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Kuat Transfer 2 Bike Rack

Aug 28, 2017 | Life | 0 comments

We used to haul our bikes on a trunk-mounted bike rack, but we recently got rid of our car, which meant we had no way to carry our bikes—short of loading them in the back of the van.

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I had a tough week in terms of moving: Far too much time sitting at the computer. Since my wife had a trip coming up Friday and Saturday, I thought a nice long hike with my son, Jackson, would be cool. And the weather looked pretty good, too.

We’ve carried two bikes in the back of the minivan and it’s great for securing the bikes on a long trip, but it’s way too much work for a quick trip to the bike trail.

Choosing a Rack

We decided the only thing that makes sense is a hitch-mounted rack, because whatever vehicle we choose for the future, we can install a hitch on it (although right now a BMW i3 hitch is elusive). And we found our hanging rack to be a bit sketchy at times, so we wanted a platform rack.

In my initial research, I had settled on the Thule T2 Pro XT 2 Bike Rack, accepting that a solid bike rack was going to cost $500 or more ($580 retail, but on sale at the time for $463). The Thule is a solid rack with great reviews. The Kuat NV 2.0 Bike Rack was my second choice. It seemed a bit nicer and certainly looked better, but the $629 price tag (and no discounts to be found) put it below the Thule.

But then I discovered the Kuat Transfer 2 Bike Rack. It wasn’t on sale, but at $289, it was very reasonable for a solid, hitch-mounted bike rack. That link will take you to Amazon, but I found mine at my local bike shop.

The only negative I could find in the reviews was that sometimes the finish was damaged in shipping. I noticed that Küat now puts protective tape on the frame where it might contact other parts in the box (see Figure 1). So I think that problem has been solved.

Assembling the Rack

The LBS offered to sell me an assembled unit for no extra charge, but I wanted to give it a go (just for you, dear reader). Assembly was super easy and took me about 45 minutes, not rushing. I neither a wizard or a newbie with this stuff, so that time is probably typical. I didn’t see anything that required specific skills.

Installing the Hitch

Once the rack was assembled, I needed a hitch! Our 2016 Honda Odyssey didn’t come with a hitch, so I had to put one on. This, too, was pretty easy. I installed a Draw-Tite 75270 Max-Frame Receiver in about an hour, but that’s doing it by myself, propping up either side on blocks instead of having a second pair of hands. The Odyssey has pre-drilled, threaded holes that line up with the hitch. It really is as simple as installing six bolts, with the only extra work being the removal of a small trim panel on one side.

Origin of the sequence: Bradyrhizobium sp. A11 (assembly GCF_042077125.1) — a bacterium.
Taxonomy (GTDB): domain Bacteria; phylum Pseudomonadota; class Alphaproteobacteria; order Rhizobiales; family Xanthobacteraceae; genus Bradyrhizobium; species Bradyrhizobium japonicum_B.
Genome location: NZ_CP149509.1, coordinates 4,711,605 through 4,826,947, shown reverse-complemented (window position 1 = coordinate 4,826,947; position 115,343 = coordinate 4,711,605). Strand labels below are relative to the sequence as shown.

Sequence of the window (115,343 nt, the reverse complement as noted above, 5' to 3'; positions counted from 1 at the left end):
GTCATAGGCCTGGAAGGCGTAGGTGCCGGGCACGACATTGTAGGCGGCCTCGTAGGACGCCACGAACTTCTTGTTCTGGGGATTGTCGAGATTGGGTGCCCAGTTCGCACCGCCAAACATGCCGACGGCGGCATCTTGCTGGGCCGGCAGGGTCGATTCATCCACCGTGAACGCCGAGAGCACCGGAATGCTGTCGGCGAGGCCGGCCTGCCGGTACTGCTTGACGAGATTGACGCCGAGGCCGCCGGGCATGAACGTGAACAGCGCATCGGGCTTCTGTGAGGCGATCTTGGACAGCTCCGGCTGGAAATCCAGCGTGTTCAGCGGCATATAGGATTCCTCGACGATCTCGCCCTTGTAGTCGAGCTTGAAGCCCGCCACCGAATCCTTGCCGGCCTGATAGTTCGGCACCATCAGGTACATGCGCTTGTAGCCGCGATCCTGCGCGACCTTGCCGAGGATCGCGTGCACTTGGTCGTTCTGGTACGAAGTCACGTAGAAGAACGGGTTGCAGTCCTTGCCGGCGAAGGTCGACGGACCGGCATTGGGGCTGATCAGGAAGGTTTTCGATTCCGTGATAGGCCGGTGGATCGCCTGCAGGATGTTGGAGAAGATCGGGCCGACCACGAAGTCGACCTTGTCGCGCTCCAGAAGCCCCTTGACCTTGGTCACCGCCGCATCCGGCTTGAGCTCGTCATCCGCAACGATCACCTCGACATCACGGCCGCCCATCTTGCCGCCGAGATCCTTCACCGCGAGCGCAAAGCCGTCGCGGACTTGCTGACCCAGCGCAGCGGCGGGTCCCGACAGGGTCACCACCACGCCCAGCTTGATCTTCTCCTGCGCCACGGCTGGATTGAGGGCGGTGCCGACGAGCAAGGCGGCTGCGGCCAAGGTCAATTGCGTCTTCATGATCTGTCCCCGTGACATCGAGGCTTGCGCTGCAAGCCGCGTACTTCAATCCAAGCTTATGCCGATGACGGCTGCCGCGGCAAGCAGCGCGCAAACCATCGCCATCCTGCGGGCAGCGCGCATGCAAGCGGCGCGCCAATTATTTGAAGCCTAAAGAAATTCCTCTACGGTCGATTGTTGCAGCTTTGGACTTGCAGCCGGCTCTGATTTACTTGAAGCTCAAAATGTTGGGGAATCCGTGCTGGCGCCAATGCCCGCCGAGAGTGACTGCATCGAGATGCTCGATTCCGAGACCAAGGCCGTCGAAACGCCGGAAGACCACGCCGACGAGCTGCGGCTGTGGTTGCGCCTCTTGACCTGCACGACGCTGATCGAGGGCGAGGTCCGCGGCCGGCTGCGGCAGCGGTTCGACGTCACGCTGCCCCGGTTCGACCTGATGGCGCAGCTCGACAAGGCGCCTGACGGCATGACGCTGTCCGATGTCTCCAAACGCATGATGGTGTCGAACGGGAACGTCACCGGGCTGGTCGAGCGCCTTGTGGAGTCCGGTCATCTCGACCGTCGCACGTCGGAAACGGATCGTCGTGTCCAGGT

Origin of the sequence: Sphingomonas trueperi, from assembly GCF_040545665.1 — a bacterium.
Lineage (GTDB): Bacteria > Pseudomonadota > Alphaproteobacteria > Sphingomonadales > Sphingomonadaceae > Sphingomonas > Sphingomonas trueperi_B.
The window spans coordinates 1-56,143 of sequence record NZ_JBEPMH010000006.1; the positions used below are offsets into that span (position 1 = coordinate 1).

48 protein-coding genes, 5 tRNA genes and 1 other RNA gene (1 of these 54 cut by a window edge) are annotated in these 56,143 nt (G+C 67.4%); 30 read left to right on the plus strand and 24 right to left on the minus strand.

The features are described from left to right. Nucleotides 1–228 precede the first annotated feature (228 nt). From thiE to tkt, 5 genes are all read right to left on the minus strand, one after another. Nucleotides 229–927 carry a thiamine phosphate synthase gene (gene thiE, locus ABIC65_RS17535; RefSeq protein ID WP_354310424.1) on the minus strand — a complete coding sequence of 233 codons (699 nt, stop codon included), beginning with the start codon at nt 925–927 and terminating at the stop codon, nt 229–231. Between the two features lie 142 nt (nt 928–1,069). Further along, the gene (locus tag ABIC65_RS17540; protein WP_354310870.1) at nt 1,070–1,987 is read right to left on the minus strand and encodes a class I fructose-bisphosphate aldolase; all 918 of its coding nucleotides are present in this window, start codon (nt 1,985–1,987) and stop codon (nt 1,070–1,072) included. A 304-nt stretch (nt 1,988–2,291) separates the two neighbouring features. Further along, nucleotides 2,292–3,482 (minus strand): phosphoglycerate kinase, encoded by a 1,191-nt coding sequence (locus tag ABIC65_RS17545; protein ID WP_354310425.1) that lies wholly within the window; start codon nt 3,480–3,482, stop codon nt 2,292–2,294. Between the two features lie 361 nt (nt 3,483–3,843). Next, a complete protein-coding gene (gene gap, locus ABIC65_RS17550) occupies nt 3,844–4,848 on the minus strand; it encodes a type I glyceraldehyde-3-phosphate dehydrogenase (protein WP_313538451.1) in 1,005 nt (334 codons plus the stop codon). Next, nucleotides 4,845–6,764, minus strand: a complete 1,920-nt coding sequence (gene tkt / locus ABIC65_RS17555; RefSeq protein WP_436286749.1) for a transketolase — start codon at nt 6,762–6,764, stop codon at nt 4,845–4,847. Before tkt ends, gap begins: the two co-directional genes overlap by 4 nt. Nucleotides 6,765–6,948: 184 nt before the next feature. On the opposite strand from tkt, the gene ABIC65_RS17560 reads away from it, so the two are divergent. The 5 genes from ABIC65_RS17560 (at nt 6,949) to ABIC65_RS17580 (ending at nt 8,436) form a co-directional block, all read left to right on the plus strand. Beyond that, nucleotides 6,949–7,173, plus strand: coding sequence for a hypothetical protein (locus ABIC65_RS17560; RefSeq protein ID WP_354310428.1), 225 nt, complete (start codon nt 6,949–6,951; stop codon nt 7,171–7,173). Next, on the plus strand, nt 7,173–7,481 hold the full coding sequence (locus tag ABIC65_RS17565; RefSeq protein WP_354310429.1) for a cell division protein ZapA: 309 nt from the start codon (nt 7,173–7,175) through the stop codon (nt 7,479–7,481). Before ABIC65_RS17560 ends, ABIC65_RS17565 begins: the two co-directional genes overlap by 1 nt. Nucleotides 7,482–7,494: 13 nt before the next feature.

The hitch is visible below the bumper cover. For a more integrated look, the Draw-Tite 76025 Max-Frame Receiver installs so that only the receiver box is visible. The price for that look is that installation is more complex: the bumper cover has to be removed and a small section of it cut out. It does look a lot nicer, but it definitely increases the time and skill level required.

While those links are for Amazon, I actually ordered my hitch from eTrailer. They have videos showing how to install each of these hitches on my exact vehicle. That helped me decide which way to go and the prices were similar.

Putting it all Together

Hitch installed and rack assembled, it was time to put it all together. As I had read, loading up our bikes is super easy. It takes almost no time at all. In fact, I timed it by making a video.

Those were my work clothes for installing the hitch, so no judging!

One of the things Tammy always hated about our trunk-mounted rack was the difficulty of accessing the trunk. If there were bikes on the rack, forget it. But even without bikes, the weight of the rack turned the trunk lid into a dangerous guillotine!

A hitch-mounted bike rack offers the possibility that you can still get into the back of the vehicle. I say possibility because two things have to be true for you to have access with bikes on the rack. First, the track has to tilt out of the way (some don’t). Second, there has to be enough room to clear the tailgate/liftgate/trunk lid as it opens.


Fortunately, with the Kuat Transfer 2 Bike Rack, the tilt function is super easy to use and there is plenty of clearance. That same, super-easy tilt function makes it easy for the rack to fold up when not in use. Also, when empty, the license plate is visible and the backup camera works great!

Update: We’ve since used the bike rack on our Honda Odyssey (and later Honda Pilot) as well as Edison, our Tiffin Wayfarer RV and it has never failed us. Still going strong in 2022!


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